Menstrual Hygiene Day: How to Help in Hudson County

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May 28th is Menstrual Hygiene Day, a day dedicated to raising awareness of the importance of good menstrual hygiene on a global level. In celebration, I’d like to share how The Hoboken Girl X The Flow Initiative is working toward transforming access to period products and establishing menstrual equity which will improve menstrual hygiene throughout Hudson County and beyond. Read on to learn more about menstrual inequality and how you can help on Menstrual Hygiene Day from Eiko Laboria – founder/Executive Director of The Flow Initiative non-profit and United State of Women Ambassador for Gender Equality, New Jersey.

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First, we begin where it all began…from October 10th, 2020 – October 20th, 2020, during the height of a global pandemic, something extraordinary happened which elevated, amplified, and changed the voices of girls, women, and menstruating people suffering in silence, stigma, and shame from period poverty throughout Hudson County. Period poverty is the inability to afford period products, which leads to health, emotional and economic instability. The Hoboken Girl X The Flow Initiative collaborated on a period product drive with modest expectations that we would obtain enough products to help a handful of local organizations that were assisting those most in need.

The Hoboken Girl worked with local businesses including Hoboken Fire Department (local engines # 2 and # 6), JaneDo Hoboken, Little City Books, Brooke and Bel, Two01 Hoboken, Mint Market (Hoboken and Jersey City), and Word Bookstore (Jersey City) as drop off locations for period products.

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The response from everyday citizens and the sheer volume of donations afforded The Flow Initiative to prepare and donate over 20,000 period products since November 2020: that is 3,300 products per month from the goodwill of the residents of Hoboken and Jersey City. We have been able to donate to schools, homeless shelters, libraries, community centers, domestic abuse homes, youth programs, food pantries, soup kitchens, artist hubs, and many more spaces where period poverty is prevalent.

Along this journey, we learned that donating period products is simply not enough. To end period poverty and establish true menstrual equity regardless of a person’s socio-economic background, we must break barriers and create innovative ways to ensure access for all. A lack of menstrual equity (access to period products) does not care about the size of your bank account, as I often say, the richest woman in the world has at one point in her life gone to the bathroom, gotten her period, and did not have access to a period product. She likely had to use toilet paper as a makeshift pad, just like the homeless woman living out of a cardboard box. This was one of the reasons why Jennifer Tripucka, Joelle and Jordan Hernandez, Sabrina Browne, and I came together to brainstorm ways that we can develop points of access.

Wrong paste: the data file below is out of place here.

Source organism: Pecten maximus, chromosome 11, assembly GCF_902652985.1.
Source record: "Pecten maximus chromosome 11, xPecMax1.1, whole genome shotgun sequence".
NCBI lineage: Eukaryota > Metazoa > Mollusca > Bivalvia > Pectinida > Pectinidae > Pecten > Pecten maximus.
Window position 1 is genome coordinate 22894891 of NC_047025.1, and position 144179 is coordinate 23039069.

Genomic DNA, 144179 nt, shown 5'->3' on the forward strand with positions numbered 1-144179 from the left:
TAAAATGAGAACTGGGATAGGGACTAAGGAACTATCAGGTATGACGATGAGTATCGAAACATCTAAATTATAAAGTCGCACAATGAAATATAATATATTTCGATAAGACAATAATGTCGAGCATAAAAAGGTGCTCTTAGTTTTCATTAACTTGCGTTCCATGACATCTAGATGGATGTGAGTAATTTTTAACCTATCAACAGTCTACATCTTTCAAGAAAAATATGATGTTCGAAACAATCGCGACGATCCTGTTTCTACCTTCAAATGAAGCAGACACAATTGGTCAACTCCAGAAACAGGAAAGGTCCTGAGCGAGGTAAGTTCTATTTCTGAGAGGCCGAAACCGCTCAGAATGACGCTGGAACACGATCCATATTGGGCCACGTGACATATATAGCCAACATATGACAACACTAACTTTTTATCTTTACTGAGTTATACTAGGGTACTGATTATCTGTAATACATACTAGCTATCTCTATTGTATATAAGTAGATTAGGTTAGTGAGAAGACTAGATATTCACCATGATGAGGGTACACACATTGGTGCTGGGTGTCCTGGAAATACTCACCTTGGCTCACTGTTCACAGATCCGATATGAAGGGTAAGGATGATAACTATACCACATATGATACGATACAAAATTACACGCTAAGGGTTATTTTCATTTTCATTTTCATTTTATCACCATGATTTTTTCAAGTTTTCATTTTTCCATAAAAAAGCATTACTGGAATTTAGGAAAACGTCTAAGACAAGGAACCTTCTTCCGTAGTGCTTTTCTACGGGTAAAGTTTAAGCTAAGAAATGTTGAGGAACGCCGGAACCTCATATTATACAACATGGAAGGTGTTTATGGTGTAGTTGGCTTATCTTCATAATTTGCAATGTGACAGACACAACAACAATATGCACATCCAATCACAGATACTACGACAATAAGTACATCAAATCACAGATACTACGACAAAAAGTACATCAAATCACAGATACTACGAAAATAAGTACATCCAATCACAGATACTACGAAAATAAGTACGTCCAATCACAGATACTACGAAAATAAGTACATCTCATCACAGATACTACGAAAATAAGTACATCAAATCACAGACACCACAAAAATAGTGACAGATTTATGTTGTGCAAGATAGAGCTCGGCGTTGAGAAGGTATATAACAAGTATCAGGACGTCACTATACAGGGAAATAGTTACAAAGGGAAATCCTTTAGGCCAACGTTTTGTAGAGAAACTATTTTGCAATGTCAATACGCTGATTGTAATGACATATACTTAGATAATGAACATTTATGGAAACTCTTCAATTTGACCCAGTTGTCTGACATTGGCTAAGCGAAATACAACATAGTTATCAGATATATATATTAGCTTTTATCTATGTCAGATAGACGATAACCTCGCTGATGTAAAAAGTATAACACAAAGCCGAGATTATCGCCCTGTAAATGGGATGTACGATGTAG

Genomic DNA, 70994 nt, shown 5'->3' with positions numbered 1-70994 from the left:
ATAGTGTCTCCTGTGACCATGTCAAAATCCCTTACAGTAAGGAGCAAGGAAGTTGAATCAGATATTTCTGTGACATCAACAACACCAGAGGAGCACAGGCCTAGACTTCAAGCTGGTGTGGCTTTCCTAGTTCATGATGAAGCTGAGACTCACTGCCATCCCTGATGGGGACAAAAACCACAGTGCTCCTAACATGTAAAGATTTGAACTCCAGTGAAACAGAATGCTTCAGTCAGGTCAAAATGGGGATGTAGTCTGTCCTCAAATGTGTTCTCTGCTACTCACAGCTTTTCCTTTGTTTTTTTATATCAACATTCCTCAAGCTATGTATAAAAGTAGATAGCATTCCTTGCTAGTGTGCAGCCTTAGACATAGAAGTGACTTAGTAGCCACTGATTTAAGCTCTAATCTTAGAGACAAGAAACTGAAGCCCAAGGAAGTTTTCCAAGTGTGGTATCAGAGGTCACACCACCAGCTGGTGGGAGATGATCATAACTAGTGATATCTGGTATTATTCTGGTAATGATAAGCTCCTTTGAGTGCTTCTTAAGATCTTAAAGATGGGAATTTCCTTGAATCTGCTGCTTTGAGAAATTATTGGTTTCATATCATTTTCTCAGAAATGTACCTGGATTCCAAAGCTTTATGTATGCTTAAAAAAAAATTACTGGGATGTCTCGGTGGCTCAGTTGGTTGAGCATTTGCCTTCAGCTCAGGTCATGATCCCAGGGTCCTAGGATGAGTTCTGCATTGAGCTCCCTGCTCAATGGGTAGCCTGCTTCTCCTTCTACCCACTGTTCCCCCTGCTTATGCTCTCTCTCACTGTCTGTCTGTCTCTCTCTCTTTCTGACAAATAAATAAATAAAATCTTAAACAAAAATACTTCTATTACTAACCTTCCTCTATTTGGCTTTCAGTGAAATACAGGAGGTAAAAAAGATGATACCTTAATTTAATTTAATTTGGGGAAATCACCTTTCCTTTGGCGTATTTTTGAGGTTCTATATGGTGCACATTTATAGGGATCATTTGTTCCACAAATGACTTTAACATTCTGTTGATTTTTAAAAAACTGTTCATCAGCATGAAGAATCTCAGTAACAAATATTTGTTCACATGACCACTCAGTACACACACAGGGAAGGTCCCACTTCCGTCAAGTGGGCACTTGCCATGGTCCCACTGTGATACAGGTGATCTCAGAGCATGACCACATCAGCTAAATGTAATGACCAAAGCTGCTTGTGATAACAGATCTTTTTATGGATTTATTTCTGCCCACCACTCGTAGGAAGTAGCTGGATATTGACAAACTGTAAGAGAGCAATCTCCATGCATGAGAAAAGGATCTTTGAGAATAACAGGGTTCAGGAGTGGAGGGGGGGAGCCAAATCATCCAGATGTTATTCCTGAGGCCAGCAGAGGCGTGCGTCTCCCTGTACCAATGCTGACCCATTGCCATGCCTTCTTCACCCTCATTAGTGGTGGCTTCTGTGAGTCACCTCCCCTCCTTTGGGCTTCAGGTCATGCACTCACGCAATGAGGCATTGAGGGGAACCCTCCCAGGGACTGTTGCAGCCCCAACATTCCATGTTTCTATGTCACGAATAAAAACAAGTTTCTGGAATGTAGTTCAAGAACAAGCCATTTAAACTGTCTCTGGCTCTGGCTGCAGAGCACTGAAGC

Recently, I was invited to attend a roundtable with the Office of Rep. Grace Meng. Rep. Meng is a U.S. Congresswoman, D-NY that has introduced the Menstrual Equity for All Act, the Good Samaritan Menstrual Products Act, and has beaten the drum loud enough that the Biden Administration established a Menstrual Equity Task Force. During the roundtable, I learned that the Menstrual Equity for All Act was reintroduced for the third time and, if passed, would provide unprecedented access to period products in places such as schools, homeless shelters, places of incarceration, and federal buildings.

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That said, it would be up to states and local municipalities to further develop access points to period products within their communities. The Hoboken Girl X The Flow Initiative is ahead of the curve and working toward creating those particularly important points of access for all which will not only normalize periods but will also raise awareness on the importance of access to exist in all communities throughout Hudson County and New Jersey. We are excited to roll this out in the future and look forward to seeing the transformative impact it will have.

On this Menstrual Hygiene Day, I encourage you to support ideas that will end an antiquated way of life that views a natural biological function as something that should be shrouded in silence, stigma, and shame. I encourage you to envision a society where access to period products, menstrual equity, and menstrual hygiene is as commonplace as getting a cup of coffee from Starbucks. Ponder the impact a community that respects the bodies of girls, women and all menstruating people will have on all of us.

If you would like to help, follow the Flow Initiative on Instagram at @theflowinitiative and on Facebook at @theflowinitiativefoundation to stay in the know. You may be helping a student attend and stay in school, a mother report to work and sustain her family, or a person with the ability to menstruate with dignity. Period.

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Eiko La Boria

Written by:

Eiko is the founder/Executive Director of The Flow Initiative – a grassroots non-profit with the purpose of eradicating period poverty (lack of affordability to period products), establishing menstrual equity (a lack of access to period products), and gender equality. The organization achieves this by donating period products, creating points of access to period products throughout Jersey City and Hudson County, raising awareness through education on this crisis shrouded in shame, stigma, and silence, and lobbying for policy change on a local, state, and national level.